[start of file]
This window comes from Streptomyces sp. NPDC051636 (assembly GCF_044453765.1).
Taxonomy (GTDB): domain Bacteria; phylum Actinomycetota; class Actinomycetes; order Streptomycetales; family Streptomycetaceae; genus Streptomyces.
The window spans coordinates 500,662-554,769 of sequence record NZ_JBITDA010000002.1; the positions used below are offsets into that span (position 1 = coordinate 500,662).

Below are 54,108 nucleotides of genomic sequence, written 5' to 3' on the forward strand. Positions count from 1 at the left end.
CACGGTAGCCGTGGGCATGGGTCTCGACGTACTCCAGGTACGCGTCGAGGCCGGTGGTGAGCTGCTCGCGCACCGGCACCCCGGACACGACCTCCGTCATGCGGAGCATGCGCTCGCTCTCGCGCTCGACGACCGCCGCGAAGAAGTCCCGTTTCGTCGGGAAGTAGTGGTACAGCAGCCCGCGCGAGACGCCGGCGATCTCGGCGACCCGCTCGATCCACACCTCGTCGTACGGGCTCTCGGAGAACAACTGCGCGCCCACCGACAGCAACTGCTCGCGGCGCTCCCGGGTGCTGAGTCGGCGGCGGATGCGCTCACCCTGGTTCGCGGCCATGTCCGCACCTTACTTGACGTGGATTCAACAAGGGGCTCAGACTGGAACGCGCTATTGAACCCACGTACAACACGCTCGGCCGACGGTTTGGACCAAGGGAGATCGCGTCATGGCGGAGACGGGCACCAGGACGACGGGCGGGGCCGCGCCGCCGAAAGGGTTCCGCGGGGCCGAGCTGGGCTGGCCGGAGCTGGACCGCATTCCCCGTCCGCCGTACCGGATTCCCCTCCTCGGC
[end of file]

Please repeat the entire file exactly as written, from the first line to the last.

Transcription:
This window comes from Streptomyces sp. NPDC051636 (assembly GCF_044453765.1).
Taxonomy (GTDB): domain Bacteria; phylum Actinomycetota; class Actinomycetes; order Streptomycetales; family Streptomycetaceae; genus Streptomyces.
The window spans coordinates 500,662-554,769 of sequence record NZ_JBITDA010000002.1; the positions used below are offsets into that span (position 1 = coordinate 500,662).

Below are 54,108 nucleotides of genomic sequence, written 5' to 3' on the forward strand. Positions count from 1 at the left end.
CACGGTAGCCGTGGGCATGGGTCTCGACGTACTCCAGGTACGCGTCGAGGCCGGTGGTGAGCTGCTCGCGCACCGGCACCCCGGACACGACCTCCGTCATGCGGAGCATGCGCTCGCTCTCGCGCTCGACGACCGCCGCGAAGAAGTCCCGTTTCGTCGGGAAGTAGTGGTACAGCAGCCCGCGCGAGACGCCGGCGATCTCGGCGACCCGCTCGATCCACACCTCGTCGTACGGGCTCTCGGAGAACAACTGCGCGCCCACCGACAGCAACTGCTCGCGGCGCTCCCGGGTGCTGAGTCGGCGGCGGATGCGCTCACCCTGGTTCGCGGCCATGTCCGCACCTTACTTGACGTGGATTCAACAAGGGGCTCAGACTGGAACGCGCTATTGAACCCACGTACAACACGCTCGGCCGACGGTTTGGACCAAGGGAGATCGCGTCATGGCGGAGACGGGCACCAGGACGACGGGCGGGGCCGCGCCGCCGAAAGGGTTCCGCGGGGCCGAGCTGGGCTGGCCGGAGCTGGACCGCATTCCCCGTCCGCCGTACCGGATTCCCCTCCTCGGC